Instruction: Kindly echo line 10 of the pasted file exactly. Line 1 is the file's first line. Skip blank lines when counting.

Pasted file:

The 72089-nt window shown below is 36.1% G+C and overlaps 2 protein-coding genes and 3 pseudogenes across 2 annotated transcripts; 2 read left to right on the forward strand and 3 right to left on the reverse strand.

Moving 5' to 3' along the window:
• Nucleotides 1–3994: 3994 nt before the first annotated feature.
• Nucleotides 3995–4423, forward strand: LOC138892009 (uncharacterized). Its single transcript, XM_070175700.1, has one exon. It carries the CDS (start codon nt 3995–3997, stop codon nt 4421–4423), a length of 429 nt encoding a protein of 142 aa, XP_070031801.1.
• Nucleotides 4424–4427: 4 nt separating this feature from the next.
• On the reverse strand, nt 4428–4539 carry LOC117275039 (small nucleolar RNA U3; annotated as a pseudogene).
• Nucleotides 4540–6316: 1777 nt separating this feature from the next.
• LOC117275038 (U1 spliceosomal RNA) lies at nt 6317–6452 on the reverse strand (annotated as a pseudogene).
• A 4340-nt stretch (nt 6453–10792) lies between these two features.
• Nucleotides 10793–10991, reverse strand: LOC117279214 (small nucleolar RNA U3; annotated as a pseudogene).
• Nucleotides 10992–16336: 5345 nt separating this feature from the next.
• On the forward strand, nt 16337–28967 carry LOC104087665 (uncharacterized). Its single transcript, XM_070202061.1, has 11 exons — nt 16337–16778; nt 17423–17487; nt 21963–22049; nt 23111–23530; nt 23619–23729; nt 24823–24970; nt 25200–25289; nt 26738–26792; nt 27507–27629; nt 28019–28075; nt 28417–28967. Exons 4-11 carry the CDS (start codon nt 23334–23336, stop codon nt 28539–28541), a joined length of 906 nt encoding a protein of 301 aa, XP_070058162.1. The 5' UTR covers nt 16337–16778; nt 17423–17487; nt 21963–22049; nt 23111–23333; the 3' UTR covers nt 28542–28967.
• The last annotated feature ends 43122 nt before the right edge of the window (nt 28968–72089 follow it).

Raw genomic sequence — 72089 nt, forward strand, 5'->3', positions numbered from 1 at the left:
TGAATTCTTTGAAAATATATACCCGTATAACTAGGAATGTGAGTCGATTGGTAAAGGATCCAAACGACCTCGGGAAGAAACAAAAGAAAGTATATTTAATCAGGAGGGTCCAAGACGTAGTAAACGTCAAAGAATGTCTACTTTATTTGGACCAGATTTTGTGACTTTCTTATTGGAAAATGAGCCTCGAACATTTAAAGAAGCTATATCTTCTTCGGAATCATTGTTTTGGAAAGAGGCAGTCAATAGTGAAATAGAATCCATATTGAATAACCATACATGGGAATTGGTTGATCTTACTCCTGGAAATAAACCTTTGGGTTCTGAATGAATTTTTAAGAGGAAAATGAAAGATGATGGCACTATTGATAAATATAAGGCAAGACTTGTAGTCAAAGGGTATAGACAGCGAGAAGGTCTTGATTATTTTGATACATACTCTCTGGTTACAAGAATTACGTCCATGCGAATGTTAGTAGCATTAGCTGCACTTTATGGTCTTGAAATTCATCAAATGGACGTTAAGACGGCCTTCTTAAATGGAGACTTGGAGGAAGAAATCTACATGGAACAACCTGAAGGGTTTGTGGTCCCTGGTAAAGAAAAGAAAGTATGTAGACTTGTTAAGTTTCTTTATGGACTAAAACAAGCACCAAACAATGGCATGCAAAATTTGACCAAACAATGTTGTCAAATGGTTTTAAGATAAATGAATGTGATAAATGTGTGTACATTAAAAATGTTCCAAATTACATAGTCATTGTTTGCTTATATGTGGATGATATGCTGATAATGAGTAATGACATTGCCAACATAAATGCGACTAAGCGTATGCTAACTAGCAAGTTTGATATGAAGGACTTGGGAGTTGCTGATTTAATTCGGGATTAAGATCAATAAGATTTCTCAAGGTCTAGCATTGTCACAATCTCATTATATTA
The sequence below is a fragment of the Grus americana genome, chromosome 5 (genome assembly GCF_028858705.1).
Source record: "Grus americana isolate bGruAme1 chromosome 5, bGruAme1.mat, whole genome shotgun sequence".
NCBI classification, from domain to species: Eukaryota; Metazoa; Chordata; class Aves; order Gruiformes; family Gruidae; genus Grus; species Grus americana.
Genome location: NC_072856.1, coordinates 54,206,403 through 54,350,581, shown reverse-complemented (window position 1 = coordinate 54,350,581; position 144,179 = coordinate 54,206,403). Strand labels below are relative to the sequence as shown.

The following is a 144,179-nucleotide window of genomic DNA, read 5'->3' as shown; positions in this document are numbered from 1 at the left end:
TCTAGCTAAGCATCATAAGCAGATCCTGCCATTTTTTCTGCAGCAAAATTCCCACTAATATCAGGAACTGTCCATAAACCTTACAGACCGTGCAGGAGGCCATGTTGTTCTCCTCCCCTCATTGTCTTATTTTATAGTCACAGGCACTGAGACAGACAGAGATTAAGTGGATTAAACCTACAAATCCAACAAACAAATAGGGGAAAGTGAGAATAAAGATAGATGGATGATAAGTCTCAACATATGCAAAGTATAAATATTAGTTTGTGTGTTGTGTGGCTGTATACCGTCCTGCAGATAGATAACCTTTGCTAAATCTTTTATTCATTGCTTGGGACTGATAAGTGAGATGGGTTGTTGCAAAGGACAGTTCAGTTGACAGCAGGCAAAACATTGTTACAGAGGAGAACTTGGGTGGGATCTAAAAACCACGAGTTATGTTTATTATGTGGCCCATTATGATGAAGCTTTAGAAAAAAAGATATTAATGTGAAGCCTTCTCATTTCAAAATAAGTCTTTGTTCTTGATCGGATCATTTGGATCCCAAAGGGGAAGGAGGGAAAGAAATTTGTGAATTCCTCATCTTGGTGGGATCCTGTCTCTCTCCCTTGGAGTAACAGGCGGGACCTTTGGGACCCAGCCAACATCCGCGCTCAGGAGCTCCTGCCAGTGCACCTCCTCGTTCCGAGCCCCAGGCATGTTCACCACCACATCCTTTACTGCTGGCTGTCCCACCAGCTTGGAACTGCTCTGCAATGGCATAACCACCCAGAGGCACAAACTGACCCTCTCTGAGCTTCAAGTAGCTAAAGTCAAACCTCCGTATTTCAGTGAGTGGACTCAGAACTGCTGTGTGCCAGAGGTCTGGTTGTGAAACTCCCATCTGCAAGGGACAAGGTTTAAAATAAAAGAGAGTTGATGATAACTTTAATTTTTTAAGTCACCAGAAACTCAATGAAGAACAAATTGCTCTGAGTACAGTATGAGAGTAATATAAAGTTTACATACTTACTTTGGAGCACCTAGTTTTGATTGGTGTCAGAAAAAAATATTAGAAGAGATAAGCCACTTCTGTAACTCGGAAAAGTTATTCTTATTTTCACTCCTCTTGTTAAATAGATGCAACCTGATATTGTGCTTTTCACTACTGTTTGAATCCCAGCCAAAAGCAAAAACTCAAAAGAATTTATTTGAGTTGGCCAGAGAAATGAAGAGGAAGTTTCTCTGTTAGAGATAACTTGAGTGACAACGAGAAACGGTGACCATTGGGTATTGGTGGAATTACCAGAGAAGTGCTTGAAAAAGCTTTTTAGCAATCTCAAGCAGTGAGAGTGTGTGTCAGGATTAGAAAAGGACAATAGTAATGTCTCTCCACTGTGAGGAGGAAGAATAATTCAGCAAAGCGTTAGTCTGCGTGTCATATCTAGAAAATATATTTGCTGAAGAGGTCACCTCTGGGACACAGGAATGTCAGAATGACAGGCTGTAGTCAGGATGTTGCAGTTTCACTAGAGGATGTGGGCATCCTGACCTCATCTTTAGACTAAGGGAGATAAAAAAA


• Nucleotides 10793–10991, reverse strand: LOC117279214 (small nucleolar RNA U3; annotated as a pseudogene).